KEY STAGE 3 EDUCATIONAL TERMS & JARGON:
A GUIDE FOR PARENTS
EDUCATIONAL TERMS & JARGON:
A GUIDE FOR PARENTS
We have produced this guide in response to questions from parents/carers.
The guide aims to:
· help you understand the educational journey that your child is taking
· explain common terms and jargon you may read or hear
The majority of the information within this document has been taken from some helpful UK government websites. You can find out more detail by following the links provided in this guide.
We are always very happy to answer any questions you may have. Please contact the school if you need more information, clarification or guidance.
Not all courses or subjects referred to in this guide are available at Le Rocquier School.
Common Acronyms and Links
DFESC Education, Sport & Culture www.gov.je/esc
QCA Qualifications & Curriculum Authority www.qca.org.uk
DFES Department for Education & Skills www.dfes.gov.uk
OFSTED Office for Standards in Education www.ofsted.gov.uk
NAA National Assessment Agency www.naa.org.uk
Ages, Year Groups, Key Stages and Testing Times
The table below shows the Stage and year group that your child will be in between the ages of 3 and 18. All children must attend school until the end of the academic year in which they reach 16.
5 to 6
Key Stage 1
Key Stage 2
GCSE General Certificate of Secondary Education
AS Advanced Subsidiary (Year 1 of Advanced level course)
A LEVEL Advanced Level ) Not taken at Le Rocquier
IB International Baccalaureate )
THE JERSEY CURRICULUM
What is the Jersey Curriculum?
The National Curriculum is used by schools to ensure that teaching standards are consistent. Schools are free to plan how the Curriculum fits with their particular strengths and introduce other activities that extend the learning experience for their students. The Jersey Curriculum:
· sets out the most important knowledge and skills that every child has a right to learn
· is a flexible framework ensuring that all school children are taught in a way that is balanced and manageable, but stretching enough to challenge them and meet their diverse needs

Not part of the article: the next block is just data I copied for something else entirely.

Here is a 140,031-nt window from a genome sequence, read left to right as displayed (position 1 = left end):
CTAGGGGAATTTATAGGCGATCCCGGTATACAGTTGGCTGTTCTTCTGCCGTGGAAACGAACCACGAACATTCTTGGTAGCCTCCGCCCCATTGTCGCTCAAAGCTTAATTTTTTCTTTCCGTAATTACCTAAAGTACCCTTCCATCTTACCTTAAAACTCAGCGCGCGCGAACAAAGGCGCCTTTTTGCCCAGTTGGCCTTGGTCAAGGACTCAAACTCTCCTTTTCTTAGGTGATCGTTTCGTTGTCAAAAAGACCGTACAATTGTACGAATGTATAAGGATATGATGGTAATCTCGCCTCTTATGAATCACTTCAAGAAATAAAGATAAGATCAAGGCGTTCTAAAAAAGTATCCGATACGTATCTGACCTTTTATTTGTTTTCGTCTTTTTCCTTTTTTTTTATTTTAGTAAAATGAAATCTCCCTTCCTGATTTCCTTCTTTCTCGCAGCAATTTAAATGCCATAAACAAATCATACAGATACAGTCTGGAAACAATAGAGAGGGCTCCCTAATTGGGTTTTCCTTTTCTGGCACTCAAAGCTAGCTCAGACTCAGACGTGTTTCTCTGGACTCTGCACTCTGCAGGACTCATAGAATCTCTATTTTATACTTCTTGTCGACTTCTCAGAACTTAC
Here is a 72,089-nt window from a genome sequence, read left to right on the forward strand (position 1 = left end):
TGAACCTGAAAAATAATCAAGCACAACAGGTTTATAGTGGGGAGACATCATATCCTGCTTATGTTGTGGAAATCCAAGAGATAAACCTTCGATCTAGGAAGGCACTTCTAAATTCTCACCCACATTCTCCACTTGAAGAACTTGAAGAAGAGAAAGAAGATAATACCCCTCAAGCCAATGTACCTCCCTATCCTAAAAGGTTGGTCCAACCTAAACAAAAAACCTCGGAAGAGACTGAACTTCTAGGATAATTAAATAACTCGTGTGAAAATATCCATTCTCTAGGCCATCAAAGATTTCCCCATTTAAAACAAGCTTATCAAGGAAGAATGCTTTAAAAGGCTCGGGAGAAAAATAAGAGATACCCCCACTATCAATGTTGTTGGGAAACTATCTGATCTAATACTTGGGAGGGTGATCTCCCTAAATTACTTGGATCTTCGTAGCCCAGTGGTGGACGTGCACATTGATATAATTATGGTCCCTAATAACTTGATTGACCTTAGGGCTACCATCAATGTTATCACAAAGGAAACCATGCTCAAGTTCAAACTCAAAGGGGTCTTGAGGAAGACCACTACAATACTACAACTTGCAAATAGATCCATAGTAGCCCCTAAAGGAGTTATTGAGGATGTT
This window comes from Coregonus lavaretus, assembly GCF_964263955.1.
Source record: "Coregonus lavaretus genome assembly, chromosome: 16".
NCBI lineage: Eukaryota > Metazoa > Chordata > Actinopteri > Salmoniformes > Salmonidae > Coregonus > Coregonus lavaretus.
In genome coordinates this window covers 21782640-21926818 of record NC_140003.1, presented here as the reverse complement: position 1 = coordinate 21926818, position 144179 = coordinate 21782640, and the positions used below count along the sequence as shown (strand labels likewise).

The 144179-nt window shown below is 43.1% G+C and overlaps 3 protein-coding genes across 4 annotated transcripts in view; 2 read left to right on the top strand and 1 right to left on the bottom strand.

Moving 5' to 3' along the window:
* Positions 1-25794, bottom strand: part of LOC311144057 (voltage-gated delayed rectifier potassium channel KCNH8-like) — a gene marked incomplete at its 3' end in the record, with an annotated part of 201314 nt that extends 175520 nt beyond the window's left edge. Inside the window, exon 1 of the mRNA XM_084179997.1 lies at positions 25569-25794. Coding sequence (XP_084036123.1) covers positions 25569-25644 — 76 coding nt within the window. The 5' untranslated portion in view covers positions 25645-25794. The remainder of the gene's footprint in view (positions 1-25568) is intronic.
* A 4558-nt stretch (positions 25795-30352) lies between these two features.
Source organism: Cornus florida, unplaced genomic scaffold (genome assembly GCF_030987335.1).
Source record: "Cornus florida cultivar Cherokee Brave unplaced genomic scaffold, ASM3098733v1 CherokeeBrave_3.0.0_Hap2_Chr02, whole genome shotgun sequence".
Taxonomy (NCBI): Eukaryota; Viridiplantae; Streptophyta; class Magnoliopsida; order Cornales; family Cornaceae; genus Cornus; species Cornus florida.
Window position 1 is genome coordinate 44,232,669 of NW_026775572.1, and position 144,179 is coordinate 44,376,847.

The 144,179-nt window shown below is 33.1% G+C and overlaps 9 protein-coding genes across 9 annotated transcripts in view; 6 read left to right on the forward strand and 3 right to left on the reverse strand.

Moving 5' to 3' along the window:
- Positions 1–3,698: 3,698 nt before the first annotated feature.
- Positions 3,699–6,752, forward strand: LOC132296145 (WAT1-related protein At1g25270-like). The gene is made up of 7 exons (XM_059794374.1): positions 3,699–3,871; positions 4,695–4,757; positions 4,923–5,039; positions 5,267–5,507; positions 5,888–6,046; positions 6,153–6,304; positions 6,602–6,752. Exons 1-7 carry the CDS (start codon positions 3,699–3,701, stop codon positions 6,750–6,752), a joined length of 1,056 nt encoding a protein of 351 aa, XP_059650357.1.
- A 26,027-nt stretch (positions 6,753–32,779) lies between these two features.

· gives standards that measure how well children are doing in each subject so that teachers can monitor achievement and plan to help them do even better.
What National Curriculum Levels is my child expected to achieve?
The table below shows the range of levels and the expected level for most children at each Key Stage.
National Curriculum levels measure your child's progress in each subject. They are like the rungs of a ladder: children move up through the levels, year by year.
|Key stage 1
(ages 5 - 7)
|Key stage 2
(ages 7 - 11)
|Key stage 3
(ages 11 - 14)
During the key stage, most children will work within this range of levels by the end of the key stage, most children reach the target (see below)
Note: the National Curriculum levels are not used for assessment at key stage 4
In September 2008, all Year 7 students will be following the new National Curriculum which focuses on Personal, Learning and Thinking skills (PLTs).
What is a GCSE?
GCSE stands for General Certificate for Secondary Education. It is a qualification that replaced O levels and CSEs in 1988. New vocational GCSEs have been introduced and are explained below:
· Most students take GCSEs
· It usually takes two years to study for a GCSE. Coursework is part of most GCSEs: work over an extended period, which could include essays, field work reports, art work, making products or investigations.
· GCSEs are graded A* to G. The grade your child gets will depend on coursework and exam marks.
· Students might take exams only once (at the end of year 11, aged 16) or students are assessed during Year 10 & 11 on parts of the course they are studying. These tests are called modular tests.
At some time during year 9, 10 or 11, when your child is aged 14-16, teachers will provisionally decide which tier they should enter in each of their GCSE subjects.